In the movie Castaway, the main character Chuck Noland, played by Tom Hanks, is stuck on a deserted island. At one point, he is trying to start a fire by rubbing a stick on a wood plank near dried up grass. Despite his best effort, he can’t seem to get the fire started. It’s only when the plank splits a little the air is able to get through from the bottom to feed the fire. It wasn’t until he applied both heat and air that he was successful.
A friend of mine used to work with teenagers which is where he met a quiet freshman named Kevin. Kevin started dating Allie when they were just fourteen. Four years later, they were still dating when my friend asked Kevin, who had just graduated, to help him lead a cabin of guys for a week at summer camp. Every single day, while he was away at camp, Kevin wrote Allie a letter. His level of devotion and thoughtfulness was amazing. The fact that he exercised that level of maturity at age eighteen made it even more amazing. Kevin and Allie continued to date through college and beyond. Today they have been married for seven years and have three kids. Kevin continues to consistently show the characteristics of a man who loves his wife in the same way he did when they were high school sweethearts.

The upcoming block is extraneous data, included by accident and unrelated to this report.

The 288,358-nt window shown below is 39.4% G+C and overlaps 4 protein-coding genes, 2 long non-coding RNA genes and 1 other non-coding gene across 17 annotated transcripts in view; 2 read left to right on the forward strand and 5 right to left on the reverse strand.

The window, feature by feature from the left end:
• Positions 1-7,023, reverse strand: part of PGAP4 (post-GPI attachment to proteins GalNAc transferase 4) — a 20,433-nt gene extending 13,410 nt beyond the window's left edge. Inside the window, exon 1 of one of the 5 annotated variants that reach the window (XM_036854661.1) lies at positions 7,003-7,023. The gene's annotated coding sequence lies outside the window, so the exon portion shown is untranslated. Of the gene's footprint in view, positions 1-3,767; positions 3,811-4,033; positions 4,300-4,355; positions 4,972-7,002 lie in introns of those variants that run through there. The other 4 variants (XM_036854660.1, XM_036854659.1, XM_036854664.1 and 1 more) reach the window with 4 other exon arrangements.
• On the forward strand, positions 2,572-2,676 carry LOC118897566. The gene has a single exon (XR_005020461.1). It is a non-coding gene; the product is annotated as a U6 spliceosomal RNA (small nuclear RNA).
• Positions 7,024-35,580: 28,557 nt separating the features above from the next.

We all know how important it is to watch our words when we are having a disagreement with our spouse. It’s easy to let wounding words slip out. But it’s not just what we say that we need to be careful about (here is What Not to Say to To Your Spouse During a Fight and 9 Things to Say to Your Spouse During a Fight), but what we do during an argument as well. Reading body language well can really help resolve conflicts with your spouse.